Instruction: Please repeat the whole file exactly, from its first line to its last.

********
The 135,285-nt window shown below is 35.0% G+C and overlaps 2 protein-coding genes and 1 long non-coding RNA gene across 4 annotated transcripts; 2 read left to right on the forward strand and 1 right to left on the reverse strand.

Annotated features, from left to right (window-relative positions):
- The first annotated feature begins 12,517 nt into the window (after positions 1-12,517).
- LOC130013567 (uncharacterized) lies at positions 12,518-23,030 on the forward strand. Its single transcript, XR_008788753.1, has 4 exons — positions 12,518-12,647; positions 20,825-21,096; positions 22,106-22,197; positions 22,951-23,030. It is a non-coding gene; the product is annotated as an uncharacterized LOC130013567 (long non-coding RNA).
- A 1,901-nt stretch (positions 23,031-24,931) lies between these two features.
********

The 135,285-nt window shown below is 35.0% G+C and overlaps 2 protein-coding genes and 1 long non-coding RNA gene across 4 annotated transcripts; 2 read left to right on the forward strand and 1 right to left on the reverse strand.

Annotated features, from left to right (window-relative positions):
- The first annotated feature begins 12,517 nt into the window (after positions 1-12,517).
- LOC130013567 (uncharacterized) lies at positions 12,518-23,030 on the forward strand. Its single transcript, XR_008788753.1, has 4 exons — positions 12,518-12,647; positions 20,825-21,096; positions 22,106-22,197; positions 22,951-23,030. It is a non-coding gene; the product is annotated as an uncharacterized LOC130013567 (long non-coding RNA).
- A 1,901-nt stretch (positions 23,031-24,931) lies between these two features.